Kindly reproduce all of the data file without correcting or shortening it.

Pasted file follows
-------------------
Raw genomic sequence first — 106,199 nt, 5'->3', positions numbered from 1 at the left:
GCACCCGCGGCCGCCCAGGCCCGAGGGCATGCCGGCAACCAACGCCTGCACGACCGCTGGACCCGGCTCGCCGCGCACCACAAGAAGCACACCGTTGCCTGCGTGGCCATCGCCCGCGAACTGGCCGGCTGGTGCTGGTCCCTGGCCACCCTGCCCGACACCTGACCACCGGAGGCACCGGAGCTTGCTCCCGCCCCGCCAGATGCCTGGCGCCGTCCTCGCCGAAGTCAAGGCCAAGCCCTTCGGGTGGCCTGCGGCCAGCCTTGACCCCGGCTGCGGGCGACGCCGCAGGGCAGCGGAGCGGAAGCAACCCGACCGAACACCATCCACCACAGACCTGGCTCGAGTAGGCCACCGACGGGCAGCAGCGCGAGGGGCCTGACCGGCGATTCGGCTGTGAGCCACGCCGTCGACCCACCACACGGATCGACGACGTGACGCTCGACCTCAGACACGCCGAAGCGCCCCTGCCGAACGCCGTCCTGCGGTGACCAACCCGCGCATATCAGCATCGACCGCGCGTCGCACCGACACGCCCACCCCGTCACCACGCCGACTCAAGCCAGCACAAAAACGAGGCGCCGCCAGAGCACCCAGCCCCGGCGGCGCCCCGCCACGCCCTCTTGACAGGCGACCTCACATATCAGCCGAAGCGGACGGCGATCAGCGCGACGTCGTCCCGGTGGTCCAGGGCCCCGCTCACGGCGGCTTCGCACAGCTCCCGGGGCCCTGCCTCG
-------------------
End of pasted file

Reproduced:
Raw genomic sequence first — 106,199 nt, 5'->3', positions numbered from 1 at the left:
GCACCCGCGGCCGCCCAGGCCCGAGGGCATGCCGGCAACCAACGCCTGCACGACCGCTGGACCCGGCTCGCCGCGCACCACAAGAAGCACACCGTTGCCTGCGTGGCCATCGCCCGCGAACTGGCCGGCTGGTGCTGGTCCCTGGCCACCCTGCCCGACACCTGACCACCGGAGGCACCGGAGCTTGCTCCCGCCCCGCCAGATGCCTGGCGCCGTCCTCGCCGAAGTCAAGGCCAAGCCCTTCGGGTGGCCTGCGGCCAGCCTTGACCCCGGCTGCGGGCGACGCCGCAGGGCAGCGGAGCGGAAGCAACCCGACCGAACACCATCCACCACAGACCTGGCTCGAGTAGGCCACCGACGGGCAGCAGCGCGAGGGGCCTGACCGGCGATTCGGCTGTGAGCCACGCCGTCGACCCACCACACGGATCGACGACGTGACGCTCGACCTCAGACACGCCGAAGCGCCCCTGCCGAACGCCGTCCTGCGGTGACCAACCCGCGCATATCAGCATCGACCGCGCGTCGCACCGACACGCCCACCCCGTCACCACGCCGACTCAAGCCAGCACAAAAACGAGGCGCCGCCAGAGCACCCAGCCCCGGCGGCGCCCCGCCACGCCCTCTTGACAGGCGACCTCACATATCAGCCGAAGCGGACGGCGATCAGCGCGACGTCGTCCCGGTGGTCCAGGGCCCCGCTCACGGCGGCTTCGCACAGCTCCCGGGGCCCTGCCTCG